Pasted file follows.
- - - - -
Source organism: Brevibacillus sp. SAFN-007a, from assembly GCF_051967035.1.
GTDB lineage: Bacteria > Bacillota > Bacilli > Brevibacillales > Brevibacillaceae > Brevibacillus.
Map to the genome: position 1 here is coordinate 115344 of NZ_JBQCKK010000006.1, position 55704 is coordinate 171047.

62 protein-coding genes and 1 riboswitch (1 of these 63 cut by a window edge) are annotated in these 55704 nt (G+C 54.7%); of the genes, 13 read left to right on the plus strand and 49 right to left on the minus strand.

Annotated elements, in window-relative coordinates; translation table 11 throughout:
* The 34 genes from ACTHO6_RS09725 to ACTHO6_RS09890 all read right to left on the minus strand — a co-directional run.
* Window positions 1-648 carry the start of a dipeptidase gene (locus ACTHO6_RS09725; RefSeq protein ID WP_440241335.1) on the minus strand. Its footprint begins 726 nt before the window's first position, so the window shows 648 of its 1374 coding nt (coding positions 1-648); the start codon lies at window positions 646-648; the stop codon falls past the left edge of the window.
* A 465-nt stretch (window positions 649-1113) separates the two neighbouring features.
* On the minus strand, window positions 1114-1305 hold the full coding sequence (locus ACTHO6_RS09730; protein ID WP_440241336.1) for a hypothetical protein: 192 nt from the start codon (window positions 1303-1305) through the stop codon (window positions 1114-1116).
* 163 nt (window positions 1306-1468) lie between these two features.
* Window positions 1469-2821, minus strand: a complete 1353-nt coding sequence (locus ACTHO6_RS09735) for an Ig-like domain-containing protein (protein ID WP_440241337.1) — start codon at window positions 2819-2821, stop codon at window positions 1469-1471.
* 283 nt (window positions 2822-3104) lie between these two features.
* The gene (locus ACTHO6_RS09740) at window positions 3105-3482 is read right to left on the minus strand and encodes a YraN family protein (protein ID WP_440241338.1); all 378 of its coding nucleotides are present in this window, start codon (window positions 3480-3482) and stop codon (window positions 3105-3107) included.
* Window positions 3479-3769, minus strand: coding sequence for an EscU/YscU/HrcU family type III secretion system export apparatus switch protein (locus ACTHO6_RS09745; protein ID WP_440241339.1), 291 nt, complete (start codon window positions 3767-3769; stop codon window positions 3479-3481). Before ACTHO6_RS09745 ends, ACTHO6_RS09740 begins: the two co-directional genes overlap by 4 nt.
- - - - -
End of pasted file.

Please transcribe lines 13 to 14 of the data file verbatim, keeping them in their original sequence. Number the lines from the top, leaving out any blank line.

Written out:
* The gene (locus ACTHO6_RS09740) at window positions 3105-3482 is read right to left on the minus strand and encodes a YraN family protein (protein ID WP_440241338.1); all 378 of its coding nucleotides are present in this window, start codon (window positions 3480-3482) and stop codon (window positions 3105-3107) included.
* Window positions 3479-3769, minus strand: coding sequence for an EscU/YscU/HrcU family type III secretion system export apparatus switch protein (locus ACTHO6_RS09745; protein ID WP_440241339.1), 291 nt, complete (start codon window positions 3767-3769; stop codon window positions 3479-3481). Before ACTHO6_RS09745 ends, ACTHO6_RS09740 begins: the two co-directional genes overlap by 4 nt.